Mortgage approvals have fallen to the lowest level seen since the peak of the UK’s house-buying frenzy in June 2020, according to official data today.
Brits were approved 66,000 mortgages in April, down from 69,500 in March, data from the Bank of England has revealed. This is slightly below the pre-pandemic average of 66,700, as mortgage rates rise.
Interest rates for mortgages climbed 1.82 per cent in April, after the Bank of England hiked the base rate for lending in December last year.
The Office for Budget Responsibility forecasts mortgage interest increases to hit around 13 per cent in 2023, which is expected to further dampen lending rates.
“Increasing mortgage rates have unsurprisingly led to reduced lending volumes, after significant volatility this may be the start of a return to ‘normal’ pre-pandemic lending activity,” said Michael Davidson, chief revenue officer at digital lending marketplace Freedom Finance, adding that Brits are leaning towards improving their current property instead of moving.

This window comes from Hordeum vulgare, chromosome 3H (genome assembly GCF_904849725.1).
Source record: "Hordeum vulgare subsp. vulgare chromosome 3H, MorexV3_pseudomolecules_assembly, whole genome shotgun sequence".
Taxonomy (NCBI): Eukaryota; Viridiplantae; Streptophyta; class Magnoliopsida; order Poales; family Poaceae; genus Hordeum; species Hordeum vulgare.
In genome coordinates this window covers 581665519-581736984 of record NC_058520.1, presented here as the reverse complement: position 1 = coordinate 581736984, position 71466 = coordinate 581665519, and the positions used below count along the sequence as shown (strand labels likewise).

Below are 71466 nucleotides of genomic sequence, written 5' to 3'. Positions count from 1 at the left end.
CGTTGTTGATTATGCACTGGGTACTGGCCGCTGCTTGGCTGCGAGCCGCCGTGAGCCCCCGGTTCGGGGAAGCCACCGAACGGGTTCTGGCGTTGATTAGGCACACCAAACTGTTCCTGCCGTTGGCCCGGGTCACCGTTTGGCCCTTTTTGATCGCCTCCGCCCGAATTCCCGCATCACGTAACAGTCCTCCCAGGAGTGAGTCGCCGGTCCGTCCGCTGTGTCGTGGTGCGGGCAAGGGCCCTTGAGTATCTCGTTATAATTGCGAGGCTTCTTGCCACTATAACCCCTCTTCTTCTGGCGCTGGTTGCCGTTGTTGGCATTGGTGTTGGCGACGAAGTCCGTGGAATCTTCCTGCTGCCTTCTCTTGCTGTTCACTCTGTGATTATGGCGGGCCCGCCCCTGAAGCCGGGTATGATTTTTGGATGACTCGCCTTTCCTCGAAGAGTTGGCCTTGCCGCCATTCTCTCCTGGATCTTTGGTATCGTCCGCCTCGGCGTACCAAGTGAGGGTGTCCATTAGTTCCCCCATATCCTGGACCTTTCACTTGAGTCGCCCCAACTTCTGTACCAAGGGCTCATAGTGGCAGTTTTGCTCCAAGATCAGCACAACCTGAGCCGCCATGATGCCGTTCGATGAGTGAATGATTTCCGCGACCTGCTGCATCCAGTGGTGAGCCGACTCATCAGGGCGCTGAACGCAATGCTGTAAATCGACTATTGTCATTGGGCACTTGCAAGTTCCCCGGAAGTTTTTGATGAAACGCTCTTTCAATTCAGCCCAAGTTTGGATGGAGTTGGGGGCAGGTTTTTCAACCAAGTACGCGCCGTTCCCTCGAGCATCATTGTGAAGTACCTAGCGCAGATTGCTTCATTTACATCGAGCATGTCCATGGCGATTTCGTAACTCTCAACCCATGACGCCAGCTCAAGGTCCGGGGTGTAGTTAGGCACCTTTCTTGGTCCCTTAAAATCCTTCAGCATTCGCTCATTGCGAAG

More than 191,000 homes changed hands in June 2020, as the pandemic-era race for space ushered in unprecedented levels of activity in the market.
However, a combination of rising interest rates on mortgages, record house prices and the cost of living crisis have seen deals begin to slow in the first few months of the year.
Net borrowing for mortgages has sunk from £6.4bn in March to £4.1bn in April, slightly below the pre-pandemic average of £4.3bn.
Jason Tebb, boss of property search site OnTheMarket, said the figures suggest that “the market is rebalancing” but that it will “take time” before this becomes more prevalent.
“The ‘new normal’, an elevated version of the pre-pandemic market, continues, along with early signs of a move to a more nuanced and rebalanced sector,” he added. “A ‘one size fits all’ picture is yet to emerge as it’s not the same in every region, with those buyers needing to move still determined to get on with it.”